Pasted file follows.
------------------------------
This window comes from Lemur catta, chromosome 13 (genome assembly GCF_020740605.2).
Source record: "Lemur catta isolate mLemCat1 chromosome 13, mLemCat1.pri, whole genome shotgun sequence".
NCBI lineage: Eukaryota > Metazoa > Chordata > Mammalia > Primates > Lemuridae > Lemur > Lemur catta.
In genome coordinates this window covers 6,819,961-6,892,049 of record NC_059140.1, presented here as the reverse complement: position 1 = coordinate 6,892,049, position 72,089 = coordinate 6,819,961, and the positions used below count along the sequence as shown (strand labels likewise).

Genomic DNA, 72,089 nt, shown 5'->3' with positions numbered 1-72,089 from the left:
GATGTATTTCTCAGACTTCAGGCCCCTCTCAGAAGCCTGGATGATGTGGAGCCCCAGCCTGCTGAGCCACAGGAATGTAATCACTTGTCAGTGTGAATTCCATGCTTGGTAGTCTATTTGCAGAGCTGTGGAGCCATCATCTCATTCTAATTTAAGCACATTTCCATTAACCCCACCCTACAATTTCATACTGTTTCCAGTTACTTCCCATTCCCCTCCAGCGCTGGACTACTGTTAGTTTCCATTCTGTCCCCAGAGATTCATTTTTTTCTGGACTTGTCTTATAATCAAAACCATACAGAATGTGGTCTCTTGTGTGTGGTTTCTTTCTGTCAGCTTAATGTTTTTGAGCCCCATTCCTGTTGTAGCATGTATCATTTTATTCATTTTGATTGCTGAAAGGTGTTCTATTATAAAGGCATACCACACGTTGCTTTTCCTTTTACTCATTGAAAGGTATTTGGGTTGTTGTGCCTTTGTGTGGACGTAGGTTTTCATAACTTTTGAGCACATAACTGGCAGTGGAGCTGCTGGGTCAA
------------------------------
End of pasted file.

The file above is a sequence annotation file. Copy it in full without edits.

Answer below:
This window comes from Lemur catta, chromosome 13 (genome assembly GCF_020740605.2).
Source record: "Lemur catta isolate mLemCat1 chromosome 13, mLemCat1.pri, whole genome shotgun sequence".
NCBI lineage: Eukaryota > Metazoa > Chordata > Mammalia > Primates > Lemuridae > Lemur > Lemur catta.
In genome coordinates this window covers 6,819,961-6,892,049 of record NC_059140.1, presented here as the reverse complement: position 1 = coordinate 6,892,049, position 72,089 = coordinate 6,819,961, and the positions used below count along the sequence as shown (strand labels likewise).

Genomic DNA, 72,089 nt, shown 5'->3' with positions numbered 1-72,089 from the left:
GATGTATTTCTCAGACTTCAGGCCCCTCTCAGAAGCCTGGATGATGTGGAGCCCCAGCCTGCTGAGCCACAGGAATGTAATCACTTGTCAGTGTGAATTCCATGCTTGGTAGTCTATTTGCAGAGCTGTGGAGCCATCATCTCATTCTAATTTAAGCACATTTCCATTAACCCCACCCTACAATTTCATACTGTTTCCAGTTACTTCCCATTCCCCTCCAGCGCTGGACTACTGTTAGTTTCCATTCTGTCCCCAGAGATTCATTTTTTTCTGGACTTGTCTTATAATCAAAACCATACAGAATGTGGTCTCTTGTGTGTGGTTTCTTTCTGTCAGCTTAATGTTTTTGAGCCCCATTCCTGTTGTAGCATGTATCATTTTATTCATTTTGATTGCTGAAAGGTGTTCTATTATAAAGGCATACCACACGTTGCTTTTCCTTTTACTCATTGAAAGGTATTTGGGTTGTTGTGCCTTTGTGTGGACGTAGGTTTTCATAACTTTTGAGCACATAACTGGCAGTGGAGCTGCTGGGTCAA